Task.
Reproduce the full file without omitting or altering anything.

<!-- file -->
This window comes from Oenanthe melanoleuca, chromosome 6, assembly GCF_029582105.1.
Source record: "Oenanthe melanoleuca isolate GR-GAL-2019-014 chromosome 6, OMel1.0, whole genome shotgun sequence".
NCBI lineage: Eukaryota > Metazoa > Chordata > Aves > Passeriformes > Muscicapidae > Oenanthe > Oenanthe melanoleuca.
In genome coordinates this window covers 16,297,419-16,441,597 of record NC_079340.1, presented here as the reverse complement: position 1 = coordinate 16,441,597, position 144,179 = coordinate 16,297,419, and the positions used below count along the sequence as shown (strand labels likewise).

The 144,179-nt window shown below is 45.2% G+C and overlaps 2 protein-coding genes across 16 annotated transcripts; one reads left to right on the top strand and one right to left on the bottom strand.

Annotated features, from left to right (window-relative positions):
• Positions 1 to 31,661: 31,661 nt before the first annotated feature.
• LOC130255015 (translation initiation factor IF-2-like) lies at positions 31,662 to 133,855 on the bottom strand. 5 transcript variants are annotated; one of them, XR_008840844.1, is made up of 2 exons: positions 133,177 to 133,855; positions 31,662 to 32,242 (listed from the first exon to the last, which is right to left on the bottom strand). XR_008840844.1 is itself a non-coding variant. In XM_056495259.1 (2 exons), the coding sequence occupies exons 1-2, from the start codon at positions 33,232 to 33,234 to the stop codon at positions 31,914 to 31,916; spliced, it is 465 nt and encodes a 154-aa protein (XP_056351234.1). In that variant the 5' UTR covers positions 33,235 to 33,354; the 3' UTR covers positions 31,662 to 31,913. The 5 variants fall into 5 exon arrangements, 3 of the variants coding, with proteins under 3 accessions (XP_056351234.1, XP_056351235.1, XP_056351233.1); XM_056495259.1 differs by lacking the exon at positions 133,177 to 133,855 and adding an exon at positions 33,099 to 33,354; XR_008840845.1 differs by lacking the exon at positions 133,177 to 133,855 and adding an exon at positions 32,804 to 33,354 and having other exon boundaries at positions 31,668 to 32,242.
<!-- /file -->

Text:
This window comes from Oenanthe melanoleuca, chromosome 6, assembly GCF_029582105.1.
Source record: "Oenanthe melanoleuca isolate GR-GAL-2019-014 chromosome 6, OMel1.0, whole genome shotgun sequence".
NCBI lineage: Eukaryota > Metazoa > Chordata > Aves > Passeriformes > Muscicapidae > Oenanthe > Oenanthe melanoleuca.
In genome coordinates this window covers 16,297,419-16,441,597 of record NC_079340.1, presented here as the reverse complement: position 1 = coordinate 16,441,597, position 144,179 = coordinate 16,297,419, and the positions used below count along the sequence as shown (strand labels likewise).

The 144,179-nt window shown below is 45.2% G+C and overlaps 2 protein-coding genes across 16 annotated transcripts; one reads left to right on the top strand and one right to left on the bottom strand.

Annotated features, from left to right (window-relative positions):
• Positions 1 to 31,661: 31,661 nt before the first annotated feature.
• LOC130255015 (translation initiation factor IF-2-like) lies at positions 31,662 to 133,855 on the bottom strand. 5 transcript variants are annotated; one of them, XR_008840844.1, is made up of 2 exons: positions 133,177 to 133,855; positions 31,662 to 32,242 (listed from the first exon to the last, which is right to left on the bottom strand). XR_008840844.1 is itself a non-coding variant. In XM_056495259.1 (2 exons), the coding sequence occupies exons 1-2, from the start codon at positions 33,232 to 33,234 to the stop codon at positions 31,914 to 31,916; spliced, it is 465 nt and encodes a 154-aa protein (XP_056351234.1). In that variant the 5' UTR covers positions 33,235 to 33,354; the 3' UTR covers positions 31,662 to 31,913. The 5 variants fall into 5 exon arrangements, 3 of the variants coding, with proteins under 3 accessions (XP_056351234.1, XP_056351235.1, XP_056351233.1); XM_056495259.1 differs by lacking the exon at positions 133,177 to 133,855 and adding an exon at positions 33,099 to 33,354; XR_008840845.1 differs by lacking the exon at positions 133,177 to 133,855 and adding an exon at positions 32,804 to 33,354 and having other exon boundaries at positions 31,668 to 32,242.